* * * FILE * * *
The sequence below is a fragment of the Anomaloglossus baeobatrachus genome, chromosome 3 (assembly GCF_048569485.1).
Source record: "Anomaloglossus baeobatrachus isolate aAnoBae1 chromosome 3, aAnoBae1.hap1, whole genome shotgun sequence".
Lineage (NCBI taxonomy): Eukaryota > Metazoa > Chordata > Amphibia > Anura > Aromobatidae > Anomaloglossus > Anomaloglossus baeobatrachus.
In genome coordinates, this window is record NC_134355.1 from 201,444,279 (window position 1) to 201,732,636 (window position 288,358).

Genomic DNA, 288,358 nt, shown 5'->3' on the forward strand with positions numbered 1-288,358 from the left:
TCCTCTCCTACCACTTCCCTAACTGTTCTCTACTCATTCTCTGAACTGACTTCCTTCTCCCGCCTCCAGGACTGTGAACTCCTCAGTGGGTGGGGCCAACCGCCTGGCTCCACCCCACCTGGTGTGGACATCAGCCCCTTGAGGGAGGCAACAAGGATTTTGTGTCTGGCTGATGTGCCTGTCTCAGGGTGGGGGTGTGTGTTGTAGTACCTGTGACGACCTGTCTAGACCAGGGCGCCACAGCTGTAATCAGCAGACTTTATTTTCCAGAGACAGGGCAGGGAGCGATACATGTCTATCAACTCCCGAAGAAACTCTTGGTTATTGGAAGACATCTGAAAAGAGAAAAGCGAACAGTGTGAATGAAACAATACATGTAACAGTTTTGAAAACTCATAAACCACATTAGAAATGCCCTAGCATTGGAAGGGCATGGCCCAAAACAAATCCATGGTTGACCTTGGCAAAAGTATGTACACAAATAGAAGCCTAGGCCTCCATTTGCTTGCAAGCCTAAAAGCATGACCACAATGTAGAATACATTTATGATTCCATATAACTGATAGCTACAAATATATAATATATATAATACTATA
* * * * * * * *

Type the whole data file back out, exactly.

The sequence below is a fragment of the Anomaloglossus baeobatrachus genome, chromosome 3 (assembly GCF_048569485.1).
Source record: "Anomaloglossus baeobatrachus isolate aAnoBae1 chromosome 3, aAnoBae1.hap1, whole genome shotgun sequence".
Lineage (NCBI taxonomy): Eukaryota > Metazoa > Chordata > Amphibia > Anura > Aromobatidae > Anomaloglossus > Anomaloglossus baeobatrachus.
In genome coordinates, this window is record NC_134355.1 from 201,444,279 (window position 1) to 201,732,636 (window position 288,358).

Genomic DNA, 288,358 nt, shown 5'->3' on the forward strand with positions numbered 1-288,358 from the left:
TCCTCTCCTACCACTTCCCTAACTGTTCTCTACTCATTCTCTGAACTGACTTCCTTCTCCCGCCTCCAGGACTGTGAACTCCTCAGTGGGTGGGGCCAACCGCCTGGCTCCACCCCACCTGGTGTGGACATCAGCCCCTTGAGGGAGGCAACAAGGATTTTGTGTCTGGCTGATGTGCCTGTCTCAGGGTGGGGGTGTGTGTTGTAGTACCTGTGACGACCTGTCTAGACCAGGGCGCCACAGCTGTAATCAGCAGACTTTATTTTCCAGAGACAGGGCAGGGAGCGATACATGTCTATCAACTCCCGAAGAAACTCTTGGTTATTGGAAGACATCTGAAAAGAGAAAAGCGAACAGTGTGAATGAAACAATACATGTAACAGTTTTGAAAACTCATAAACCACATTAGAAATGCCCTAGCATTGGAAGGGCATGGCCCAAAACAAATCCATGGTTGACCTTGGCAAAAGTATGTACACAAATAGAAGCCTAGGCCTCCATTTGCTTGCAAGCCTAAAAGCATGACCACAATGTAGAATACATTTATGATTCCATATAACTGATAGCTACAAATATATAATATATATAATACTATA